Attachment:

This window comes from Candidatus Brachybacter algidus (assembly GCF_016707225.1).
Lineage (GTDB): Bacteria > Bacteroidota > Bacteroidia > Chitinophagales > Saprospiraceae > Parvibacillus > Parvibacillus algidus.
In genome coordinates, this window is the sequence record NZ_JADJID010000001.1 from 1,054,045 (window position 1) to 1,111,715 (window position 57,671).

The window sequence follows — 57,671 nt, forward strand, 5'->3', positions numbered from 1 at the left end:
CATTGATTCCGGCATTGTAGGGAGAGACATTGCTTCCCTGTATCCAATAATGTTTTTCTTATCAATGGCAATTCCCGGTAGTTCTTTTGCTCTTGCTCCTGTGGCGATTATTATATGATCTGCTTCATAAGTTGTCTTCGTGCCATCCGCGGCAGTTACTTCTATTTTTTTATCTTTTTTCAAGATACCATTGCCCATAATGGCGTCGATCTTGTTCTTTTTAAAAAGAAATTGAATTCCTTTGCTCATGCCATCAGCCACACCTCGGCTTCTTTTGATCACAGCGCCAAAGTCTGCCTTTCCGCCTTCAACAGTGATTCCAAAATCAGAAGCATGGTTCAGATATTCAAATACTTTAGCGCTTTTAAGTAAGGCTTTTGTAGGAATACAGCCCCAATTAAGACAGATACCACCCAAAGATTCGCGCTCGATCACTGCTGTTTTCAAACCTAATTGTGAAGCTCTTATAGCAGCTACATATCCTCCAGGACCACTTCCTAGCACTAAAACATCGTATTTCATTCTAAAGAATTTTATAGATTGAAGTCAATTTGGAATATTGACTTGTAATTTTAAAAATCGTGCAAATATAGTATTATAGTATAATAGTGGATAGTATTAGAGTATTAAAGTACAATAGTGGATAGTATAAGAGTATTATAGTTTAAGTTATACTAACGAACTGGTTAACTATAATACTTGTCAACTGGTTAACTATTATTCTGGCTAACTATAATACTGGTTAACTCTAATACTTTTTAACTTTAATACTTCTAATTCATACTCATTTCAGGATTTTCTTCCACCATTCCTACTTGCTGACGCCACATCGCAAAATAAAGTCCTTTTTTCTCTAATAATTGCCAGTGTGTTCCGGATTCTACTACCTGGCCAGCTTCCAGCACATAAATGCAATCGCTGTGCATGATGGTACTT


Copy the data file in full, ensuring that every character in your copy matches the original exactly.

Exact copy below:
This window comes from Candidatus Brachybacter algidus (assembly GCF_016707225.1).
Lineage (GTDB): Bacteria > Bacteroidota > Bacteroidia > Chitinophagales > Saprospiraceae > Parvibacillus > Parvibacillus algidus.
In genome coordinates, this window is the sequence record NZ_JADJID010000001.1 from 1,054,045 (window position 1) to 1,111,715 (window position 57,671).

The window sequence follows — 57,671 nt, forward strand, 5'->3', positions numbered from 1 at the left end:
CATTGATTCCGGCATTGTAGGGAGAGACATTGCTTCCCTGTATCCAATAATGTTTTTCTTATCAATGGCAATTCCCGGTAGTTCTTTTGCTCTTGCTCCTGTGGCGATTATTATATGATCTGCTTCATAAGTTGTCTTCGTGCCATCCGCGGCAGTTACTTCTATTTTTTTATCTTTTTTCAAGATACCATTGCCCATAATGGCGTCGATCTTGTTCTTTTTAAAAAGAAATTGAATTCCTTTGCTCATGCCATCAGCCACACCTCGGCTTCTTTTGATCACAGCGCCAAAGTCTGCCTTTCCGCCTTCAACAGTGATTCCAAAATCAGAAGCATGGTTCAGATATTCAAATACTTTAGCGCTTTTAAGTAAGGCTTTTGTAGGAATACAGCCCCAATTAAGACAGATACCACCCAAAGATTCGCGCTCGATCACTGCTGTTTTCAAACCTAATTGTGAAGCTCTTATAGCAGCTACATATCCTCCAGGACCACTTCCTAGCACTAAAACATCGTATTTCATTCTAAAGAATTTTATAGATTGAAGTCAATTTGGAATATTGACTTGTAATTTTAAAAATCGTGCAAATATAGTATTATAGTATAATAGTGGATAGTATTAGAGTATTAAAGTACAATAGTGGATAGTATAAGAGTATTATAGTTTAAGTTATACTAACGAACTGGTTAACTATAATACTTGTCAACTGGTTAACTATTATTCTGGCTAACTATAATACTGGTTAACTCTAATACTTTTTAACTTTAATACTTCTAATTCATACTCATTTCAGGATTTTCTTCCACCATTCCTACTTGCTGACGCCACATCGCAAAATAAAGTCCTTTTTTCTCTAATAATTGCCAGTGTGTTCCGGATTCTACTACCTGGCCAGCTTCCAGCACATAAATGCAATCGCTGTGCATGATGGTACTT